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October 23, 2005


I'd like to draw attention to two features which we believe set LibX apart from other Firefox extensions we've seen.

First, in addition to the toolbar and context-sensitive right-click menu, LibX includes greasemonkey-like functionality, that is, Librarians can enrich the pages their clients see with links to their library's resources. We call these "cues"; examples can be seen here: http://libx.org/screenshots.html#cues
Briefly put, this gives your library prime placement in places in which it otherwise could not afford to be, such as on every Google search results page or on every amazon or barnes & noble page.

Second, we believe the way in which LibX uses Google Scholar as a backend to be novel. A common task when doing research is retrieving a paper listed in the reference section of a PDF file. More often than not, those reference do not contain hyperlinks; even if they do, the links are not OpenURL.

With LibX, one can select all or part of the reference in the PDF, drag and drop it onto the Scholar button. LibX will run a Scholar search, analyze the results in the background, and if the paper searched for is found, it will retrieve the OpenURL from the Scholar results and open the OpenURL page directly, leading the user hopefully directly to the paper. (Of course, this only works as well as your OpenURL resolver and it is dependent on Scholar.)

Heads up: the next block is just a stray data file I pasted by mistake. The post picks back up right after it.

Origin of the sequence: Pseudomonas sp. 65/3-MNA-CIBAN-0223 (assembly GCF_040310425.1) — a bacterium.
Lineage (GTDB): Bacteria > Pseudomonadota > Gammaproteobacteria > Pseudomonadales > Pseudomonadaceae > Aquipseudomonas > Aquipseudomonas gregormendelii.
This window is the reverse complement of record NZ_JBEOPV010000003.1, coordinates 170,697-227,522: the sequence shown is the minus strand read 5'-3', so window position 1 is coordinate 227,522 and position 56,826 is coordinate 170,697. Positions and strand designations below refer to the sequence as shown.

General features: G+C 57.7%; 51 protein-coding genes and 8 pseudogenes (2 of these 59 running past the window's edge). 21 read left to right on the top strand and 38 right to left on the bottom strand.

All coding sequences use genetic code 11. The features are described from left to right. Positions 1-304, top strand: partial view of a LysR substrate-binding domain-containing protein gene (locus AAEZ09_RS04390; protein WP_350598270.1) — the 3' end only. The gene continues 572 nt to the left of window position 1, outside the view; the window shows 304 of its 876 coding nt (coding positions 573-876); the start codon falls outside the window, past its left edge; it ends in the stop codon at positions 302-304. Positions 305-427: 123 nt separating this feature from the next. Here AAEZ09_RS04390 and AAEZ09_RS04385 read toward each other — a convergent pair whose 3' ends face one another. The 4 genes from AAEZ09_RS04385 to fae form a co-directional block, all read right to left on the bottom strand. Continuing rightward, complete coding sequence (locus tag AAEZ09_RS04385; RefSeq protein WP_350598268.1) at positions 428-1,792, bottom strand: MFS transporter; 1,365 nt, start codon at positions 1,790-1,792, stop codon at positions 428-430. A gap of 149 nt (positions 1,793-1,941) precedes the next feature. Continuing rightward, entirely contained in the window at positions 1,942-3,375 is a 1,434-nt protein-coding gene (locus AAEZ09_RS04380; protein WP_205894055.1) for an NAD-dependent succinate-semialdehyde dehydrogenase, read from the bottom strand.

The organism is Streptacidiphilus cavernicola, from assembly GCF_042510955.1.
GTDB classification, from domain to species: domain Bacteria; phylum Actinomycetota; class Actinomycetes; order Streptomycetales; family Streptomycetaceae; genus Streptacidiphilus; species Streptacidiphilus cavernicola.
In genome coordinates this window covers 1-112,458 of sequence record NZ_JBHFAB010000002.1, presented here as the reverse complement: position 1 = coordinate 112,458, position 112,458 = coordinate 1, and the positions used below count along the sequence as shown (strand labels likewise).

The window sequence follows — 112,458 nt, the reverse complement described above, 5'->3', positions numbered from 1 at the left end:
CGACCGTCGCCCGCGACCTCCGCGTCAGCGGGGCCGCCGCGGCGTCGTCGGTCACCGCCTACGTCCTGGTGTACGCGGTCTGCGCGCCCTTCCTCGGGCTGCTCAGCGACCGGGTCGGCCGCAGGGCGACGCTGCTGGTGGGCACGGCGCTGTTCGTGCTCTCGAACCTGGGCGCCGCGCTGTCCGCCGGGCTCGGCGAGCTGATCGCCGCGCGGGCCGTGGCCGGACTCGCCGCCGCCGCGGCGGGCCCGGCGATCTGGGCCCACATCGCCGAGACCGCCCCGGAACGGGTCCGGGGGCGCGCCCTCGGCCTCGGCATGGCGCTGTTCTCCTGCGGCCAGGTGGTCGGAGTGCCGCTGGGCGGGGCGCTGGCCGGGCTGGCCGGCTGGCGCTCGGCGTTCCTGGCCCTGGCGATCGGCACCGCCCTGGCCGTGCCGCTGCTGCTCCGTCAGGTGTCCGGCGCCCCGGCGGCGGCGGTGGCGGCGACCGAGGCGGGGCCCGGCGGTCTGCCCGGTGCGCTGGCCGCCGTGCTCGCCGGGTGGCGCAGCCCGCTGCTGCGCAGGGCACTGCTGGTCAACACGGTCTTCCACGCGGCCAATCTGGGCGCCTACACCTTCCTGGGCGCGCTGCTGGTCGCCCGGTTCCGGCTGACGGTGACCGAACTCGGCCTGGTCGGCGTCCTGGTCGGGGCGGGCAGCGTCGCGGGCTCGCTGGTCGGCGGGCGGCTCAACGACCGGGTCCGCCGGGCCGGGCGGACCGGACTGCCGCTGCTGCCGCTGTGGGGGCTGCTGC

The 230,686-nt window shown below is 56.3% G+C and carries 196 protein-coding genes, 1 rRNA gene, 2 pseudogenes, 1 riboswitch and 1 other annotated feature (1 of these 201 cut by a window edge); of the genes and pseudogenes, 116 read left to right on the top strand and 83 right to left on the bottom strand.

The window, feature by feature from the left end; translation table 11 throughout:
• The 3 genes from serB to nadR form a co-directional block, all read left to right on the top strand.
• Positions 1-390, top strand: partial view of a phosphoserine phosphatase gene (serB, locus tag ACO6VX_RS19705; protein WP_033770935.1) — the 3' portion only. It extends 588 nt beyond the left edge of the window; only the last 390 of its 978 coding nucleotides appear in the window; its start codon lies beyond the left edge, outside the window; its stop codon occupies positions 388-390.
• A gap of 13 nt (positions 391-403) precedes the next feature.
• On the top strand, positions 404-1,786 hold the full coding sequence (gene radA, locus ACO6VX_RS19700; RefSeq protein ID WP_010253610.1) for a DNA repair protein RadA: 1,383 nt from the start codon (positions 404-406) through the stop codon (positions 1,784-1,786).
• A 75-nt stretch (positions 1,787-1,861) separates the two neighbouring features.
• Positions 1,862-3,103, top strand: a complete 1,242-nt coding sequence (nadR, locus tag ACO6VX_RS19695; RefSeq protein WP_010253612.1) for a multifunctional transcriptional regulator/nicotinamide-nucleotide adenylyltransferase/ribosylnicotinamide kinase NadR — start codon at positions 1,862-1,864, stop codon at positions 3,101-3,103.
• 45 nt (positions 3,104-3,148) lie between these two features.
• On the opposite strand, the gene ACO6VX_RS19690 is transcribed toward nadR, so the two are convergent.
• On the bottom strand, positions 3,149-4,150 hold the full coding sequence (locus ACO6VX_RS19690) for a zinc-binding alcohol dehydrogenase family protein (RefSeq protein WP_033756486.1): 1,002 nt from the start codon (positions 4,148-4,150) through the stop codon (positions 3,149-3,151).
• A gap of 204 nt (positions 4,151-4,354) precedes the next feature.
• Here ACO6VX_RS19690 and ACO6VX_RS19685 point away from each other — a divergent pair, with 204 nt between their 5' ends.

As an aside, I should mention that a work-around exists that makes this work even if your institution has not registered with the Google Scholar affiliated libraries program.

We are also contemplating the development of a interactive web-based interface to create new editions as well as the creation of a "generic edition" which an enduser can adopt themselves.

We are looking both for developers to help with the development - LibX is an open source project hosted at libx.mozdev.org as well as adopters who would like to try LibX for their libraries.

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